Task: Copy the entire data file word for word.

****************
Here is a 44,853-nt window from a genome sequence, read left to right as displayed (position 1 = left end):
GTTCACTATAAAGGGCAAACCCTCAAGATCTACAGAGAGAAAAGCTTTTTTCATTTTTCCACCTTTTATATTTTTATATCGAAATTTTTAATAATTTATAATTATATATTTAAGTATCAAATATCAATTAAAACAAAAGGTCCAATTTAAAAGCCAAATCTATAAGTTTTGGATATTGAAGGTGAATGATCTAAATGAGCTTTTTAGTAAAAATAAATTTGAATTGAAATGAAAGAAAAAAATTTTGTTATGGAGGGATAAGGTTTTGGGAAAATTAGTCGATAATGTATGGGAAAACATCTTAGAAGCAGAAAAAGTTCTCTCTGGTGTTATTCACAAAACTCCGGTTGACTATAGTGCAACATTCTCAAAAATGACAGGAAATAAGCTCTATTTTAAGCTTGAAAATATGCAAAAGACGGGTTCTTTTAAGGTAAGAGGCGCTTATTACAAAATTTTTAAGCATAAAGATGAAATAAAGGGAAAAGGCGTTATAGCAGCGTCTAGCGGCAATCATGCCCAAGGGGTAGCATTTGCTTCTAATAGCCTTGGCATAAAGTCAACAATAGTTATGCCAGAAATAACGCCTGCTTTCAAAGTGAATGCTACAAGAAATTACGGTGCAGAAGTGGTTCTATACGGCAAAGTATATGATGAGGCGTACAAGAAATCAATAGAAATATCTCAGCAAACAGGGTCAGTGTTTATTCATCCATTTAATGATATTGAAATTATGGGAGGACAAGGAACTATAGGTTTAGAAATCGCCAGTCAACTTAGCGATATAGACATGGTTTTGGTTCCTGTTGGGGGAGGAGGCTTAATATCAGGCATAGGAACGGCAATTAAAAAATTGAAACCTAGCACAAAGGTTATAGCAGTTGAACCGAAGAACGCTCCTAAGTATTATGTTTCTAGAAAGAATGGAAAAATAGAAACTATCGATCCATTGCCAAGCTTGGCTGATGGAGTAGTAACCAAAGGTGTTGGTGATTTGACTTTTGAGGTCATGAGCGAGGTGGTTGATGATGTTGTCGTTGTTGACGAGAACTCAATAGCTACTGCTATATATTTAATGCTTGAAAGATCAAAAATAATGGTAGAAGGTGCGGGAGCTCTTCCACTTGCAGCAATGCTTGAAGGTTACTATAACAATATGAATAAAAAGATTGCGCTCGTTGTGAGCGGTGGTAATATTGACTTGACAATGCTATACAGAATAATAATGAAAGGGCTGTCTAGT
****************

Here is a 44,853-nt window from a genome sequence, read left to right as displayed (position 1 = left end):
GTTCACTATAAAGGGCAAACCCTCAAGATCTACAGAGAGAAAAGCTTTTTTCATTTTTCCACCTTTTATATTTTTATATCGAAATTTTTAATAATTTATAATTATATATTTAAGTATCAAATATCAATTAAAACAAAAGGTCCAATTTAAAAGCCAAATCTATAAGTTTTGGATATTGAAGGTGAATGATCTAAATGAGCTTTTTAGTAAAAATAAATTTGAATTGAAATGAAAGAAAAAAATTTTGTTATGGAGGGATAAGGTTTTGGGAAAATTAGTCGATAATGTATGGGAAAACATCTTAGAAGCAGAAAAAGTTCTCTCTGGTGTTATTCACAAAACTCCGGTTGACTATAGTGCAACATTCTCAAAAATGACAGGAAATAAGCTCTATTTTAAGCTTGAAAATATGCAAAAGACGGGTTCTTTTAAGGTAAGAGGCGCTTATTACAAAATTTTTAAGCATAAAGATGAAATAAAGGGAAAAGGCGTTATAGCAGCGTCTAGCGGCAATCATGCCCAAGGGGTAGCATTTGCTTCTAATAGCCTTGGCATAAAGTCAACAATAGTTATGCCAGAAATAACGCCTGCTTTCAAAGTGAATGCTACAAGAAATTACGGTGCAGAAGTGGTTCTATACGGCAAAGTATATGATGAGGCGTACAAGAAATCAATAGAAATATCTCAGCAAACAGGGTCAGTGTTTATTCATCCATTTAATGATATTGAAATTATGGGAGGACAAGGAACTATAGGTTTAGAAATCGCCAGTCAACTTAGCGATATAGACATGGTTTTGGTTCCTGTTGGGGGAGGAGGCTTAATATCAGGCATAGGAACGGCAATTAAAAAATTGAAACCTAGCACAAAGGTTATAGCAGTTGAACCGAAGAACGCTCCTAAGTATTATGTTTCTAGAAAGAATGGAAAAATAGAAACTATCGATCCATTGCCAAGCTTGGCTGATGGAGTAGTAACCAAAGGTGTTGGTGATTTGACTTTTGAGGTCATGAGCGAGGTGGTTGATGATGTTGTCGTTGTTGACGAGAACTCAATAGCTACTGCTATATATTTAATGCTTGAAAGATCAAAAATAATGGTAGAAGGTGCGGGAGCTCTTCCACTTGCAGCAATGCTTGAAGGTTACTATAACAATATGAATAAAAAGATTGCGCTCGTTGTGAGCGGTGGTAATATTGACTTGACAATGCTATACAGAATAATAATGAAAGGGCTGTCTAGT